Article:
Programs & Pipeline
SalioGen aims to develop durable, safe and accessible genetic medicines for the treatment of a broad range of inherited disorders. With its ability to deliver DNA sequences of any length to defined genomic locations, SalioGen is in a unique position to address diseases that have a well-understood genetic basis but that have not been within the reach of today’s gene therapy or gene editing approaches. A modular therapeutic platform empowers SalioGen to conduct rapid, scalable candidate development in parallel across multiple target indications affecting different organs and tissue types, for high-velocity progress toward proof-of-concept in each indication.
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Familial hypercholesterolemia (FH) is a genetic disease that impairs the ability to remove excess low-density lipoprotein (LDL) from the blood, leading to LDL accumulation and significantly increasing the risk of early-onset cardiovascular disease and heart attacks. FH can be caused by any of over 1,000 mutations, in genes involved in LDL metabolism most often in the LDL receptor (LDLR) gene. Depending on whether an affected individual inherits 1 or 2 mutant copies of the gene, he or she may have heterozygous FH (HeFH) or homozygous FH (HoFH), respectively. Of the nearly 30 million people estimated to be affected by FH worldwide, about 43,000 are believed to have HoFH.
HoFH patients have severely high cholesterol from a young age, which leads to atherosclerosis—or fat and cholesterol build-up on the artery walls—including atherosclerosis of the coronary arteries, with a concomitant risk of heart attacks as early as childhood. Most patients with HoFH do not survive beyond young adulthood unless they are able to secure a liver transplant. HeFH patients tend to have significant albeit less severe complications, with moderately elevated cholesterol and high rates of premature cardiovascular disease.
Managing FH is a lifelong burden that involves permanent diet and lifestyle changes in combination with medications that reduce LDL, with variable outcomes. HoFH patients and patients with severe HeFH may also need periodic LDL apheresis procedures, in which the patient’s blood is passed through an apparatus outside the body that filters out LDL. Liver transplants are currently the only curative measure for FH and are often reserved for the most severe HoFH cases.
SalioGen is developing a non-viral gene therapy candidate for both HoFH and HeFH designed to reduce levels of LDL in the blood in a durable manner. SalioGen’s candidate leverages the unlimited cargo capacity afforded by its gene coding platform to deliver the large (6 kb) Very Low-Density Lipoprotein Receptor (VLDLR) gene directly to liver cells for integration into the genome and thus sustained receptor expression in the liver, where the receptor can remove excess LDL from the blood. The VLDLR gene was selected for this therapeutic candidate as the gene has previously demonstrated promise as a safe, potentially curative correction for LDLR mutations in FH. SalioGen’s gene coding platform is uniquely poised to deliver a gene of VLDLR’s size in a single therapy that can address any of FH’s pathogenic mutations and can be scaled up to serve the substantial FH patient population.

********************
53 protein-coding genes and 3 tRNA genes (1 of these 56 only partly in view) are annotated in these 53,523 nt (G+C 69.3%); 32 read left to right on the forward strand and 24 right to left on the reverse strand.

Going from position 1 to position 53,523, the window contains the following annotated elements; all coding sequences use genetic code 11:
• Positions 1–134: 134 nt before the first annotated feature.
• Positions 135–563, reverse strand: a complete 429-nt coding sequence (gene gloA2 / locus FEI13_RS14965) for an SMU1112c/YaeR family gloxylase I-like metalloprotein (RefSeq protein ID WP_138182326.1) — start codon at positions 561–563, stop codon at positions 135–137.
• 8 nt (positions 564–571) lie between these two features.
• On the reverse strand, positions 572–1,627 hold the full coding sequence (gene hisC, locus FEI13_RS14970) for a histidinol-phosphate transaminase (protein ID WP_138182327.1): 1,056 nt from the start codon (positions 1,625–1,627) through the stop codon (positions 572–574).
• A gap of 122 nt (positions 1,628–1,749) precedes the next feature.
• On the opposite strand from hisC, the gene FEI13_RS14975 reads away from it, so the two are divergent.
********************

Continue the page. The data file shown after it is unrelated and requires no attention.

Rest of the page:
Inherited Macular Degeneration
Inherited macular degeneration (IMD) is a rare genetic disease of the macula, the part of the light-sensing tissue called the retina, found in an estimated 800,000 people worldwide, at the back of the eye that results in is responsible for sharp, straight-ahead vision. Degeneration of the macula over time manifests as progressive, irreversible vision loss. , which patients may begin noticing as early as childhood. Patients may slowly lose much of their straight-ahead vision, and with it, their ability to distinguish details and shapes; they may also develop difficulties with color vision or with seeing in low light.
While there are more than 900 known mutations that can cause the disease, the most commonly mutated gene in IMD is ABCA4, a gene expressed almost exclusively in the retina related to transporting molecules across cell membranes to support vision. IMD is found in an estimated 800,000 people worldwide, and there are currently no available treatments that can reverse, stop or even slow the progression of IMD.
SalioGen is developing a non-viral gene therapy candidate for the treatment of the diseaseIMD that delivers the large (7.3 kb) ABCA4 gene directly to the cells in the retina construct directly to the cells in the retina, where ABCA4 can be integrated into the genome. By restoring durable expression of healthy, functional ABCA4 in the eye, the candidate has the potential to mitigate vision loss in people living with IMD. SalioGen’s gene coding platform enables the candidate to address any of hundreds of genetic mutations causing IMD with a single, scalable product.